That the President of India would host kings, queens and prime ministers is a given, but as incumbent Pranab Mukherjee nears the end of his term, his guest list stands out on account of its sheer range — from Bhutan royals, award-winning authors and artists to the grassroots innovator behind the mitti cool refrigerator.
It was during Mukherjee’s term that the Presidential Palace’s guest wing, which fell into disuse in the 1980s, was refurbished and opened to visiting heads of states. While Japanese Emperor Akihito and Empress Michiko used the Dwarka and Nalanda suites (formerly Reading and Irwin suites) of the three-storey wing to rest between official engagements, the first guests to actually stay there, after the revamp, were Bhutan King Jigme Khesar Namgyel Wangchuk and Queen Jetsun Pema.
Since then, the guest wing has hosted former Nepal prime ministers Pushpa Kamal Dahal and K P Sharma Oli, the country’s president Bidya Devi Bhandari, Myanmar state counsellor Aung San Suu Kyi, Bangladesh Prime Minister Sheikh Hasina, the country’s President Abdul Hamid and Afghanistan President Mohammad Ashraf Ghani.
The Dwarka Suite, which usually houses visiting dignitaries, is the biggest of all the rooms in the Rashtrapati Bhawan’s guest wing and has a sitting room and a private dining room. There is an antique shower in the bathroom with modern features. The furniture in the wing was designed by Lutyens himself; among the most striking being an enormous almirah with a drawer that can double up as a stepladder.
The current President opened up the palatial residence to prominent people from all strata of society through his in-residence programmes. As part of the initiative, writer Amitav Ghosh and his wife Deborah Baker stayed at Rashtrapati Bhawan last July. Ghosh, the author of books such as The Circle of Reason, The Shadow Lines and In An Antique Land besides others, stayed over as the writer in-residence. Other authors who spent time at the Presidential Palace under the programme were Bangla writer Binod Ghosal, Bodo writer Jwishri Boro, Gujarati writer Dhwanil Ravindrabhai Parekh and Shitanshu Gupta Maurya, an artiste from Lucknow.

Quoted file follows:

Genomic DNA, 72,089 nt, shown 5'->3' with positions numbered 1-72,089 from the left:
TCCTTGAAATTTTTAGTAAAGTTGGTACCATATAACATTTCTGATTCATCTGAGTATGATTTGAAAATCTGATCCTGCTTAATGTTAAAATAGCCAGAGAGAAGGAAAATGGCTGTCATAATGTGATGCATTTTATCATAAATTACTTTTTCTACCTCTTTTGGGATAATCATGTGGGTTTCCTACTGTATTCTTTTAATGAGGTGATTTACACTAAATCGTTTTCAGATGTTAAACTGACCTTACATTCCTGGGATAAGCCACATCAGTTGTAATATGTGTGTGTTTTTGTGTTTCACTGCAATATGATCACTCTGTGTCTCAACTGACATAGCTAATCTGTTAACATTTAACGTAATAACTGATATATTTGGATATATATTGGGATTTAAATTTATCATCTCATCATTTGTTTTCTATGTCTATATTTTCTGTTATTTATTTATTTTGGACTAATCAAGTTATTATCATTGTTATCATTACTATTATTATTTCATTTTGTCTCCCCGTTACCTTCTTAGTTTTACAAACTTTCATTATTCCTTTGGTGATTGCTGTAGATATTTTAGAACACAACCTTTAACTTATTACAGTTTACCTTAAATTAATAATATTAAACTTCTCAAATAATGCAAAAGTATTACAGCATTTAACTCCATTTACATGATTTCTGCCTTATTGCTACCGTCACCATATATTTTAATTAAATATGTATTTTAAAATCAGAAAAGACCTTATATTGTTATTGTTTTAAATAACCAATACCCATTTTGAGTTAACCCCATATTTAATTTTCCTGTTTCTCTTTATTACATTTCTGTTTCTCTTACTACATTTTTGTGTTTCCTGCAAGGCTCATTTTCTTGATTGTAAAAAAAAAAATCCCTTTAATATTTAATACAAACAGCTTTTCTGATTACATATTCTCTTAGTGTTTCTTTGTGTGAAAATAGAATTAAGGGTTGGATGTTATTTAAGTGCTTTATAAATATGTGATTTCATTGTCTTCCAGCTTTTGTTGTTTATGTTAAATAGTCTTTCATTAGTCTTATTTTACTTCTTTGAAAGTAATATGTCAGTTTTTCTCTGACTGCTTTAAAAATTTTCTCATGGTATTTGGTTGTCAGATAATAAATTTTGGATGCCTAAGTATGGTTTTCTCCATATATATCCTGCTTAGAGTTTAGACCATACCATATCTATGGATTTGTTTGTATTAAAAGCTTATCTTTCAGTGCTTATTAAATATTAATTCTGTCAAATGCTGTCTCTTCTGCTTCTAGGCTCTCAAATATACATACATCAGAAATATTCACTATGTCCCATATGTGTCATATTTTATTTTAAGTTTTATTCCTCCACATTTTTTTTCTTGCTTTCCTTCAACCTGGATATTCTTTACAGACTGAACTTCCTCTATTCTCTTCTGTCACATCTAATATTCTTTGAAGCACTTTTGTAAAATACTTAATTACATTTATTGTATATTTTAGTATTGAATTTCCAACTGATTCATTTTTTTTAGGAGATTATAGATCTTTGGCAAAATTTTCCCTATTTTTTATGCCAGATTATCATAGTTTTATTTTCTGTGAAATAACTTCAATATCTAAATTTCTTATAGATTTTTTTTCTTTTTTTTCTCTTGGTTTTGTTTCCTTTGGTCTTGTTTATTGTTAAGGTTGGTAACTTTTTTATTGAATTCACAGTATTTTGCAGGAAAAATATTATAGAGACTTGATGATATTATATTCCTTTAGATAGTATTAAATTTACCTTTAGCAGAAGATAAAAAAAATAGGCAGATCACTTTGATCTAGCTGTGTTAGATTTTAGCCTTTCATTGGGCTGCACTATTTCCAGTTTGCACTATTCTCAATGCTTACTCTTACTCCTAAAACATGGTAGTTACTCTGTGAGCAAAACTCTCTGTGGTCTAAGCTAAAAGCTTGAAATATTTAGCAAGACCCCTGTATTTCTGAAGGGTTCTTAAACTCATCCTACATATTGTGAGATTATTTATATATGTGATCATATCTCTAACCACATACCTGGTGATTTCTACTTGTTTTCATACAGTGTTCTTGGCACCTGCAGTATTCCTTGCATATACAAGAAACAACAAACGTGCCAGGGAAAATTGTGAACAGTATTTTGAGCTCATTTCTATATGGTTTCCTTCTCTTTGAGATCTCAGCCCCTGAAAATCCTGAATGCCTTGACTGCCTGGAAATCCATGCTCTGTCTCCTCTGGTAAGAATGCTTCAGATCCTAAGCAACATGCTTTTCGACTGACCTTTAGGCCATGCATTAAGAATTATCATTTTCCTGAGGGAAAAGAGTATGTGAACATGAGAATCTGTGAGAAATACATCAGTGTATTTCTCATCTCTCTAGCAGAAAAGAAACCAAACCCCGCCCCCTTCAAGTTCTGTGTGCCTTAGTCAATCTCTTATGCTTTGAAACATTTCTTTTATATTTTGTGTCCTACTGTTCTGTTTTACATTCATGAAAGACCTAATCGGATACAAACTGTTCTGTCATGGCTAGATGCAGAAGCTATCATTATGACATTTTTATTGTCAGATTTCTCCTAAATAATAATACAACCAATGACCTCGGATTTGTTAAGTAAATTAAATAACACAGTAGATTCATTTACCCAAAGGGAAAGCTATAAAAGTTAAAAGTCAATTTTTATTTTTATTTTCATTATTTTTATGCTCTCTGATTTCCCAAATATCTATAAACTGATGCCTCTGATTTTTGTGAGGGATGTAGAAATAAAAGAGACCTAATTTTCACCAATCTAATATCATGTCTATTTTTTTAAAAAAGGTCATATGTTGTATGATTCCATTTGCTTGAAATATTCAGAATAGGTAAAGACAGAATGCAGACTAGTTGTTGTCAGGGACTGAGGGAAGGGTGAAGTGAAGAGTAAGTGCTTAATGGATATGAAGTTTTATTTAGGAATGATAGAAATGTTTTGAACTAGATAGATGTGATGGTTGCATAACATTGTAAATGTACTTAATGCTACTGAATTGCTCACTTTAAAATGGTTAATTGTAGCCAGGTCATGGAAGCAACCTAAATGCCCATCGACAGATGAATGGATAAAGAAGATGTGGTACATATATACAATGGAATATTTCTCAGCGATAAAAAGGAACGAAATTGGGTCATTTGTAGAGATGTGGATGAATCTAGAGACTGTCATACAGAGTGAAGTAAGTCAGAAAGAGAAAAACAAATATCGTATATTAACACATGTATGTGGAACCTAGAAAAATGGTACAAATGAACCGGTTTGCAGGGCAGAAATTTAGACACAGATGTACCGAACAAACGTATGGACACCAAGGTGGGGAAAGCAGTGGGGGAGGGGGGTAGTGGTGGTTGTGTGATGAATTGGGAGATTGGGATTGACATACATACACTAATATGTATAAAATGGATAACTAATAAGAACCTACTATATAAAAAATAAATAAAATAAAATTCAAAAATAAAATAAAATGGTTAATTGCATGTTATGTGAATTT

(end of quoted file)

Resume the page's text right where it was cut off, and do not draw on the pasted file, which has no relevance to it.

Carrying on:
The President also hosted artists such as painter Paresh Maity, Subodh Gupta, whose utensil installations are feted the world over, and Bharti Kher. Bangladeshi painter Shahabuddin Ahmed was the first foreign beneficiary of the programme. Some of the diverse grassroots innovators who spent time at the Rashtrapati Bhawan have even left their imprints on the residence of the first citizen. Rajasthan farmer Gurmail Singh Dhonsi, who had a 20-day stint in July 2014, is one such.
Dhonsi is the inventor of Rapid Compost Aerator that reduces the total time for converting biomass into manure to 25-40 days as against 90-120 days through conventional methods. Rashtrapati Bhawan has since been using the Rapid Compost Aerator and another of Dhonsi’s inventions, a tree pruner machine. He was among five innovators chosen through a nationwide selection process; subsequently many others like him have been a part of the in-residence programme in batches. Teachers from 40 central universities too have stayed as guests of the President.